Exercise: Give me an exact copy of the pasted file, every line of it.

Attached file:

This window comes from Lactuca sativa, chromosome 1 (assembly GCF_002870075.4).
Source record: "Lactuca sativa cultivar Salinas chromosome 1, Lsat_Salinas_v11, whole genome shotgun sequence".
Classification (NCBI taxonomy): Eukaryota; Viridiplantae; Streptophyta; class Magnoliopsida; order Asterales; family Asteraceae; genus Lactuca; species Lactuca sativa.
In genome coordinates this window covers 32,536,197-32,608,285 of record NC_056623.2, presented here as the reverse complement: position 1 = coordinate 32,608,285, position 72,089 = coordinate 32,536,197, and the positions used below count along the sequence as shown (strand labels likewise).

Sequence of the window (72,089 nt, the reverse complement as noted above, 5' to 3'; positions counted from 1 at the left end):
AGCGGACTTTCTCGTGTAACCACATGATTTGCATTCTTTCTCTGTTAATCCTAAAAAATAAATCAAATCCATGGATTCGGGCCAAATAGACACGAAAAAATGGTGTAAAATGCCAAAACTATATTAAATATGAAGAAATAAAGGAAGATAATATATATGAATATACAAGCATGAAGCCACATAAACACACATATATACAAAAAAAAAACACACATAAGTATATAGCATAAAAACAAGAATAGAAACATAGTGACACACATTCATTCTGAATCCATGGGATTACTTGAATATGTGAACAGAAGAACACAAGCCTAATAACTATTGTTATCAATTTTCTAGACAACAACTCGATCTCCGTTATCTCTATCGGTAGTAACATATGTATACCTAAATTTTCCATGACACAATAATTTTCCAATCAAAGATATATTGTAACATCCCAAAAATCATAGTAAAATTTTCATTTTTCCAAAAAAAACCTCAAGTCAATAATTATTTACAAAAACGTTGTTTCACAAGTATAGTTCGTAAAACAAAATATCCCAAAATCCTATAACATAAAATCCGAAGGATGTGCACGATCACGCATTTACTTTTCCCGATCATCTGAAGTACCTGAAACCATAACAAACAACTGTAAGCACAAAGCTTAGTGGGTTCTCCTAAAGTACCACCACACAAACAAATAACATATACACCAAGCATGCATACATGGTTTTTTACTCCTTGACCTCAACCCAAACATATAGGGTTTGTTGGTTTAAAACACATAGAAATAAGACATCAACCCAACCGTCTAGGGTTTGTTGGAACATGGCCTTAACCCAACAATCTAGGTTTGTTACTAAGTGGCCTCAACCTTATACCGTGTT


This window comes from Lactuca sativa, chromosome 1 (assembly GCF_002870075.4).
Source record: "Lactuca sativa cultivar Salinas chromosome 1, Lsat_Salinas_v11, whole genome shotgun sequence".
Classification (NCBI taxonomy): Eukaryota; Viridiplantae; Streptophyta; class Magnoliopsida; order Asterales; family Asteraceae; genus Lactuca; species Lactuca sativa.
In genome coordinates this window covers 32,536,197-32,608,285 of record NC_056623.2, presented here as the reverse complement: position 1 = coordinate 32,608,285, position 72,089 = coordinate 32,536,197, and the positions used below count along the sequence as shown (strand labels likewise).

Sequence of the window (72,089 nt, the reverse complement as noted above, 5' to 3'; positions counted from 1 at the left end):
AGCGGACTTTCTCGTGTAACCACATGATTTGCATTCTTTCTCTGTTAATCCTAAAAAATAAATCAAATCCATGGATTCGGGCCAAATAGACACGAAAAAATGGTGTAAAATGCCAAAACTATATTAAATATGAAGAAATAAAGGAAGATAATATATATGAATATACAAGCATGAAGCCACATAAACACACATATATACAAAAAAAAAACACACATAAGTATATAGCATAAAAACAAGAATAGAAACATAGTGACACACATTCATTCTGAATCCATGGGATTACTTGAATATGTGAACAGAAGAACACAAGCCTAATAACTATTGTTATCAATTTTCTAGACAACAACTCGATCTCCGTTATCTCTATCGGTAGTAACATATGTATACCTAAATTTTCCATGACACAATAATTTTCCAATCAAAGATATATTGTAACATCCCAAAAATCATAGTAAAATTTTCATTTTTCCAAAAAAAACCTCAAGTCAATAATTATTTACAAAAACGTTGTTTCACAAGTATAGTTCGTAAAACAAAATATCCCAAAATCCTATAACATAAAATCCGAAGGATGTGCACGATCACGCATTTACTTTTCCCGATCATCTGAAGTACCTGAAACCATAACAAACAACTGTAAGCACAAAGCTTAGTGGGTTCTCCTAAAGTACCACCACACAAACAAATAACATATACACCAAGCATGCATACATGGTTTTTTACTCCTTGACCTCAACCCAAACATATAGGGTTTGTTGGTTTAAAACACATAGAAATAAGACATCAACCCAACCGTCTAGGGTTTGTTGGAACATGGCCTTAACCCAACAATCTAGGTTTGTTACTAAGTGGCCTCAACCTTATACCGTGTT